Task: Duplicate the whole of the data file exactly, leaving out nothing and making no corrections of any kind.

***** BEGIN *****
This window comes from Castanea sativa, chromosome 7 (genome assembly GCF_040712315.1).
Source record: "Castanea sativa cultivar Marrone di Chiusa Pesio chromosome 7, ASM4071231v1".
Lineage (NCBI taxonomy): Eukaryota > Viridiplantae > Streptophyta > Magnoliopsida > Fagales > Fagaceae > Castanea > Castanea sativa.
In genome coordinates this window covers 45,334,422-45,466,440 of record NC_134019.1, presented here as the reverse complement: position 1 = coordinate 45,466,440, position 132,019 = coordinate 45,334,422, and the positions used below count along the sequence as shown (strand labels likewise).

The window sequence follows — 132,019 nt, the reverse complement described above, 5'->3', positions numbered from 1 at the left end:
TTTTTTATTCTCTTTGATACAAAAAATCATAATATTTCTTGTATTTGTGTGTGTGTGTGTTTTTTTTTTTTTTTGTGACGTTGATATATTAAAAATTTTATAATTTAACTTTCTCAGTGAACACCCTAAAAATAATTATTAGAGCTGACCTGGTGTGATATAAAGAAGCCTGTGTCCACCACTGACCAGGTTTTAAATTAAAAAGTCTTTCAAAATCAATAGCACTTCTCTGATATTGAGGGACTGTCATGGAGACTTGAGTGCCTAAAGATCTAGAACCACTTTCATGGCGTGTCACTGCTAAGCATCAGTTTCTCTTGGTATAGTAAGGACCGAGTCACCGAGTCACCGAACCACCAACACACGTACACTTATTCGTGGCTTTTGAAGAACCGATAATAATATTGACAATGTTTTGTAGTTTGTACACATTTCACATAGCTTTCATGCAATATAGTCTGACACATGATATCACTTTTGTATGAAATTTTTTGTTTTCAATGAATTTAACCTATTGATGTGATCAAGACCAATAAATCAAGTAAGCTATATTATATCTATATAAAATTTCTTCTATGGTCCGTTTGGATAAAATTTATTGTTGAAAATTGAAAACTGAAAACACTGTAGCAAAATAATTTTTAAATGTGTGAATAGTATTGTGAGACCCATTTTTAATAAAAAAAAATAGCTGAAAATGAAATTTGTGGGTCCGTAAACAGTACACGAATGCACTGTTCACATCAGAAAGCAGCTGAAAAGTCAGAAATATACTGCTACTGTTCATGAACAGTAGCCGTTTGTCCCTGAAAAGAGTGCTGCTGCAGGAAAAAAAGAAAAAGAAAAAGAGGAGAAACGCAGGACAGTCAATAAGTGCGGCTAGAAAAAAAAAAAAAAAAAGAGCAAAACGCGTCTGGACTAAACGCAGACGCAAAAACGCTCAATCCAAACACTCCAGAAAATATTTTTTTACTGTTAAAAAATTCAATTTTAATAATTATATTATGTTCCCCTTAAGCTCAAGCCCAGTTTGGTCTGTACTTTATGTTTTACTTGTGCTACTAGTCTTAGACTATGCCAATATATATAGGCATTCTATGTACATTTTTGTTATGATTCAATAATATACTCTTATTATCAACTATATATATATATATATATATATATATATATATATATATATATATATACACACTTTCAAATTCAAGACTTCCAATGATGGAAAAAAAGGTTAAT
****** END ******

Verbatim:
This window comes from Castanea sativa, chromosome 7 (genome assembly GCF_040712315.1).
Source record: "Castanea sativa cultivar Marrone di Chiusa Pesio chromosome 7, ASM4071231v1".
Lineage (NCBI taxonomy): Eukaryota > Viridiplantae > Streptophyta > Magnoliopsida > Fagales > Fagaceae > Castanea > Castanea sativa.
In genome coordinates this window covers 45,334,422-45,466,440 of record NC_134019.1, presented here as the reverse complement: position 1 = coordinate 45,466,440, position 132,019 = coordinate 45,334,422, and the positions used below count along the sequence as shown (strand labels likewise).

The window sequence follows — 132,019 nt, the reverse complement described above, 5'->3', positions numbered from 1 at the left end:
TTTTTTATTCTCTTTGATACAAAAAATCATAATATTTCTTGTATTTGTGTGTGTGTGTGTTTTTTTTTTTTTTTGTGACGTTGATATATTAAAAATTTTATAATTTAACTTTCTCAGTGAACACCCTAAAAATAATTATTAGAGCTGACCTGGTGTGATATAAAGAAGCCTGTGTCCACCACTGACCAGGTTTTAAATTAAAAAGTCTTTCAAAATCAATAGCACTTCTCTGATATTGAGGGACTGTCATGGAGACTTGAGTGCCTAAAGATCTAGAACCACTTTCATGGCGTGTCACTGCTAAGCATCAGTTTCTCTTGGTATAGTAAGGACCGAGTCACCGAGTCACCGAACCACCAACACACGTACACTTATTCGTGGCTTTTGAAGAACCGATAATAATATTGACAATGTTTTGTAGTTTGTACACATTTCACATAGCTTTCATGCAATATAGTCTGACACATGATATCACTTTTGTATGAAATTTTTTGTTTTCAATGAATTTAACCTATTGATGTGATCAAGACCAATAAATCAAGTAAGCTATATTATATCTATATAAAATTTCTTCTATGGTCCGTTTGGATAAAATTTATTGTTGAAAATTGAAAACTGAAAACACTGTAGCAAAATAATTTTTAAATGTGTGAATAGTATTGTGAGACCCATTTTTAATAAAAAAAAATAGCTGAAAATGAAATTTGTGGGTCCGTAAACAGTACACGAATGCACTGTTCACATCAGAAAGCAGCTGAAAAGTCAGAAATATACTGCTACTGTTCATGAACAGTAGCCGTTTGTCCCTGAAAAGAGTGCTGCTGCAGGAAAAAAAGAAAAAGAAAAAGAGGAGAAACGCAGGACAGTCAATAAGTGCGGCTAGAAAAAAAAAAAAAAAAAGAGCAAAACGCGTCTGGACTAAACGCAGACGCAAAAACGCTCAATCCAAACACTCCAGAAAATATTTTTTTACTGTTAAAAAATTCAATTTTAATAATTATATTATGTTCCCCTTAAGCTCAAGCCCAGTTTGGTCTGTACTTTATGTTTTACTTGTGCTACTAGTCTTAGACTATGCCAATATATATAGGCATTCTATGTACATTTTTGTTATGATTCAATAATATACTCTTATTATCAACTATATATATATATATATATATATATATATATATATATATATATATATACACACTTTCAAATTCAAGACTTCCAATGATGGAAAAAAAGGTTAAT